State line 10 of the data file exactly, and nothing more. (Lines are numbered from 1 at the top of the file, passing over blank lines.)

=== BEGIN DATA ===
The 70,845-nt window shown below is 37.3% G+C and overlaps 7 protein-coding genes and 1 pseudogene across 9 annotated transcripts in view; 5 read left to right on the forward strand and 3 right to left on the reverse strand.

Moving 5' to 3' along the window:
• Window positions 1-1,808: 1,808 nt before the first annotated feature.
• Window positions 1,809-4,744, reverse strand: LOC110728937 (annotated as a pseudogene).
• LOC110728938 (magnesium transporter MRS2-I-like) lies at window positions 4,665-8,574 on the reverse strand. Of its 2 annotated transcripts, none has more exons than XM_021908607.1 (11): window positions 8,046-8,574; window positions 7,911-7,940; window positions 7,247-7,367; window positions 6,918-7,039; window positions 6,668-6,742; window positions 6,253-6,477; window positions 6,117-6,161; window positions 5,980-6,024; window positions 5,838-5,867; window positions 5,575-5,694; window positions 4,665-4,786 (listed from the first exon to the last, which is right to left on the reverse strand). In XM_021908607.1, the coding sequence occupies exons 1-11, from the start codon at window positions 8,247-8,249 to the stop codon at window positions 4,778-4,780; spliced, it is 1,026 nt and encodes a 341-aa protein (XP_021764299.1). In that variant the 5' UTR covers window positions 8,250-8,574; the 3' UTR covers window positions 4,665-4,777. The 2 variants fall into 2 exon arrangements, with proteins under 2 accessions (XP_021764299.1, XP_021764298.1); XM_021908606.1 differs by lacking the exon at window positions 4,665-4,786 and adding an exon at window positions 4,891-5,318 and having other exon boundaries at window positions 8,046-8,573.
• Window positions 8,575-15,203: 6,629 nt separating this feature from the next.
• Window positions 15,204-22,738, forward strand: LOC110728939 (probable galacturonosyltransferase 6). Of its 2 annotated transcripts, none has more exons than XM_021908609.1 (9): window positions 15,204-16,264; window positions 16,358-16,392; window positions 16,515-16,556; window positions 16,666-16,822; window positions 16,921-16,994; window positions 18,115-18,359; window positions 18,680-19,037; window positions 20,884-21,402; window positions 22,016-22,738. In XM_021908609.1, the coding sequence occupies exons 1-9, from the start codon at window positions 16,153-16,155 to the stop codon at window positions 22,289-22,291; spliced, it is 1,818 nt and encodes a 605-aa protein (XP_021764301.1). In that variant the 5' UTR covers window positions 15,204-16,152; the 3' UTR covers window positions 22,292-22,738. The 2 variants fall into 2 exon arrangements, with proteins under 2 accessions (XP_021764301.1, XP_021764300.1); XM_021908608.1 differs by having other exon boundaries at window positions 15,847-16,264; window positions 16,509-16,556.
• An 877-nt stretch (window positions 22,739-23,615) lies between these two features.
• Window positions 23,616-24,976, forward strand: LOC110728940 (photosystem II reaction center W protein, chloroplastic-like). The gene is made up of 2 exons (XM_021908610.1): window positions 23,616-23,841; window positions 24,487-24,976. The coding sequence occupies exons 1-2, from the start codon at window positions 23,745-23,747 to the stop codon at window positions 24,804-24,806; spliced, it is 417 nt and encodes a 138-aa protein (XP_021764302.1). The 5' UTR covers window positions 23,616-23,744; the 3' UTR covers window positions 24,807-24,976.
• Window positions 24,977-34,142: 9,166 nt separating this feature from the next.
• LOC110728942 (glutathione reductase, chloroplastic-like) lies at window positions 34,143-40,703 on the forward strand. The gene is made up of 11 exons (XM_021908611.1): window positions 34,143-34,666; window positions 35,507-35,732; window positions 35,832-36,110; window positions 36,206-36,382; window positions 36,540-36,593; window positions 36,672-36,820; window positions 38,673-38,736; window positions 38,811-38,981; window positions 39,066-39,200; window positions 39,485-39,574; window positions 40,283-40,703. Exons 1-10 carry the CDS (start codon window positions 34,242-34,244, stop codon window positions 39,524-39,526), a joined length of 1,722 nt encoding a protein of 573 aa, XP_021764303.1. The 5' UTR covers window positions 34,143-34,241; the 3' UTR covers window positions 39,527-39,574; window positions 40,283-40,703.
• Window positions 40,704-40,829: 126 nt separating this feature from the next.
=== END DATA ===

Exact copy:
• Window positions 24,977-34,142: 9,166 nt separating this feature from the next.